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West Coast communities set for court battle over new seismic survey

Environmental groups and concerned citizens previously protested against a very similar seismic survey off South Africa’s Wild Coast by Shell and succeeded. Picture: Armand Hough/African News Agency (ANA)

Environmental groups and concerned citizens previously protested against a very similar seismic survey off South Africa’s Wild Coast by Shell and succeeded. Picture: Armand Hough/African News Agency (ANA)

Published Jan 18, 2022

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Cape Town - In their battle to stop the Department of Mineral Resources and Energy (DMRE) and Searcher Seismic from carrying out an exploratory seismic survey on the Western Cape coast, affected small-scale fishing communities and groups tabled a letter of demand to halt the survey.

However, Cliffe Dekker Hofmeyr legal services (representing Searcher Geodata UK) said Searcher Seismic would not suspend commencement of the seismic survey and were in possession of all the required regulatory approvals to proceed.

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Now the West Coast communities and other concerned groups have sought legal guidance from the Legal Resources Centre (LRC) and are seeking an urgent interdict to stop the seismic survey, as was previously done with Shell’s seismic survey.

Masifundise Development Trust said a number of challenges had been highlighted by communities regarding the permit granted to Searcher, in particular that it had failed to fulfil the necessary public participation and community consultative processes required for the Reconnaissance Permit and the commencement of the survey.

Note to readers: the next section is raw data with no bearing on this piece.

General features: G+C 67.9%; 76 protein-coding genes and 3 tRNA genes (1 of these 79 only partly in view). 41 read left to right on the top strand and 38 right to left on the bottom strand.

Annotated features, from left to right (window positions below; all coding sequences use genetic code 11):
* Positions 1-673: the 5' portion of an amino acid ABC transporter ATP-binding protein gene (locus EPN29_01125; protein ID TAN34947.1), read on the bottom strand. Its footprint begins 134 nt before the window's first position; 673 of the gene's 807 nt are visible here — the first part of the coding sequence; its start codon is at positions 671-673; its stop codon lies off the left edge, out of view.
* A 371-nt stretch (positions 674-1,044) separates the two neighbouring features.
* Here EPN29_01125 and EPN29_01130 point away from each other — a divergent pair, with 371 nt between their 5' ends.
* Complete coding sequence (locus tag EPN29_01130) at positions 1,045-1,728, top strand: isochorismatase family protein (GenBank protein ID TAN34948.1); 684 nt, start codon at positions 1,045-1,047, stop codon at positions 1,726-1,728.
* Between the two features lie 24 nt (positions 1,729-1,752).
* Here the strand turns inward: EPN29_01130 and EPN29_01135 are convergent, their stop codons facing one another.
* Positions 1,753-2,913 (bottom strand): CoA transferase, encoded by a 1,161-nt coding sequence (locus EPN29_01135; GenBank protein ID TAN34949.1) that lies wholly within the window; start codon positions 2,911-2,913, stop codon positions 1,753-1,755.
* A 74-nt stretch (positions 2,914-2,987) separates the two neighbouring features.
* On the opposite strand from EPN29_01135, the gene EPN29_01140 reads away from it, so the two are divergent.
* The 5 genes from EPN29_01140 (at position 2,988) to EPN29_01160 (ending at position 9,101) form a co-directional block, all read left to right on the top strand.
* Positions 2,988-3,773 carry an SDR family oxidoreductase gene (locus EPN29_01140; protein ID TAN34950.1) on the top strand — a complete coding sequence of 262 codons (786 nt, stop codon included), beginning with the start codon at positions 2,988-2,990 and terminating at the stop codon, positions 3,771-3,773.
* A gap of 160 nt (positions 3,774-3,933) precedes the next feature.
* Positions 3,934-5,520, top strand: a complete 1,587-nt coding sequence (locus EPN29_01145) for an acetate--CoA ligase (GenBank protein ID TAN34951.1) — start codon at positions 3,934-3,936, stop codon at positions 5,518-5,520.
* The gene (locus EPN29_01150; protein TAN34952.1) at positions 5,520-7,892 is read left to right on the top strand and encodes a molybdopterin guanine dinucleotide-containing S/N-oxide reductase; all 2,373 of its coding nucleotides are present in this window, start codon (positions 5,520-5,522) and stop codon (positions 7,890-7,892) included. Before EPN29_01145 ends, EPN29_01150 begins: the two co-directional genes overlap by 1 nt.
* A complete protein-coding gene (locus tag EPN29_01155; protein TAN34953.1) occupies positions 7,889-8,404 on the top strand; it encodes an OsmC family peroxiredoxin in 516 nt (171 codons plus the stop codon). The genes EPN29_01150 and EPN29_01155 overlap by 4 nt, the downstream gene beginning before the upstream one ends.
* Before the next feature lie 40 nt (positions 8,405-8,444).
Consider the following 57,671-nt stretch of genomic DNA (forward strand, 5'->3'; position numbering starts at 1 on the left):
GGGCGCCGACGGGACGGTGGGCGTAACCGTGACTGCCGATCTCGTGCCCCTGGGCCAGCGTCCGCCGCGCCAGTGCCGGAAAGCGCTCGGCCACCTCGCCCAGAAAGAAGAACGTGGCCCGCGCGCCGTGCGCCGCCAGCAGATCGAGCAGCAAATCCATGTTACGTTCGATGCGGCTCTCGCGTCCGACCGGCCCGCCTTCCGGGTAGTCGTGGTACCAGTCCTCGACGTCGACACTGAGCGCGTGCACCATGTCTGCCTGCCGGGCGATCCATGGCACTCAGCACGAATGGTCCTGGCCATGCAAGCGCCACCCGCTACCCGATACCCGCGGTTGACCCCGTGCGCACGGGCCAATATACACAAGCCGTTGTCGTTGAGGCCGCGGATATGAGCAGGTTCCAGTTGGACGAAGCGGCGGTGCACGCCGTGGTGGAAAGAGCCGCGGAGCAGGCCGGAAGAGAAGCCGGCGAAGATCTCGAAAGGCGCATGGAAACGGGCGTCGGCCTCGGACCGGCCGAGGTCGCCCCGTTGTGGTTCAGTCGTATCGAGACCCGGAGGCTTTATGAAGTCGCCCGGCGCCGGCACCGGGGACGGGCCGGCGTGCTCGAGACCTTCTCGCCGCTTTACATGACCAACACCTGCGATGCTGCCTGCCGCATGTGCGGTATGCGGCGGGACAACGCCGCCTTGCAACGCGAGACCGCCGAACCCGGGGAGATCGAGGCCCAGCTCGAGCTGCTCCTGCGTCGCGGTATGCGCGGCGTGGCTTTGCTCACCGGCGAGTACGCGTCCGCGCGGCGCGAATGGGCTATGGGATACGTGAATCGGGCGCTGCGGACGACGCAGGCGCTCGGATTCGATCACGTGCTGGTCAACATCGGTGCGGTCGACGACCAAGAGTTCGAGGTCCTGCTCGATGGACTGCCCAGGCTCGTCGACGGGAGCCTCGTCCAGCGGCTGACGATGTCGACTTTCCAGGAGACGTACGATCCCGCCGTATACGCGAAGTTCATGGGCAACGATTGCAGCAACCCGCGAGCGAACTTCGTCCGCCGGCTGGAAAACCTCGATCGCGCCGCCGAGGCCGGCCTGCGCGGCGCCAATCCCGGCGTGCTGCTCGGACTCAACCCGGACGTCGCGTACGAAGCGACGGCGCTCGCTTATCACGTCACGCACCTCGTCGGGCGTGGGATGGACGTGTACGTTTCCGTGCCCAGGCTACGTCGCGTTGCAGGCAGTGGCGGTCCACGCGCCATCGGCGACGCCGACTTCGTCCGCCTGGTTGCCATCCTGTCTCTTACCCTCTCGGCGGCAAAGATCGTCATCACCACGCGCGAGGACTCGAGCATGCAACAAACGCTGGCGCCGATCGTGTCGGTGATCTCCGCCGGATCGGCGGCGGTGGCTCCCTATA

“In the absence of a valid environmental authorisation and permit, Searcher’s activities and operations pursuant to the permit are unlawful.” LRC attorney Wilmien Wicomb said.

Langebaan community member Solene Smith said: “We don’t want oil and gas exploration of any kind in our fishing communities. The damage that could occur from these surveys could be irreparable and devastating to us and our livelihoods. Development on our coasts cannot happen without the inclusion of the local communities that will be affected.”

Gilbert Martin, the founder of We Are South Africans, one of the involved groups, urged the government to listen to its citizens and called for the establishment of a South African public oversight committee.

The DMRE said at the time of their application there was no legal requirement for environmental authorisation for a Reconnaissance Permit application, “thus the Petroleum Agency, in its duty of care, asked Searcher to provide an Environmental Management Plan (EMP) prepared by an independent practitioner – which they found to be sufficient”.

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In response to the allegations that inadequate public participation was conducted, the department said it was the agency’s view that the public participation process carried out was acceptable.

[email protected]

Cape Argus

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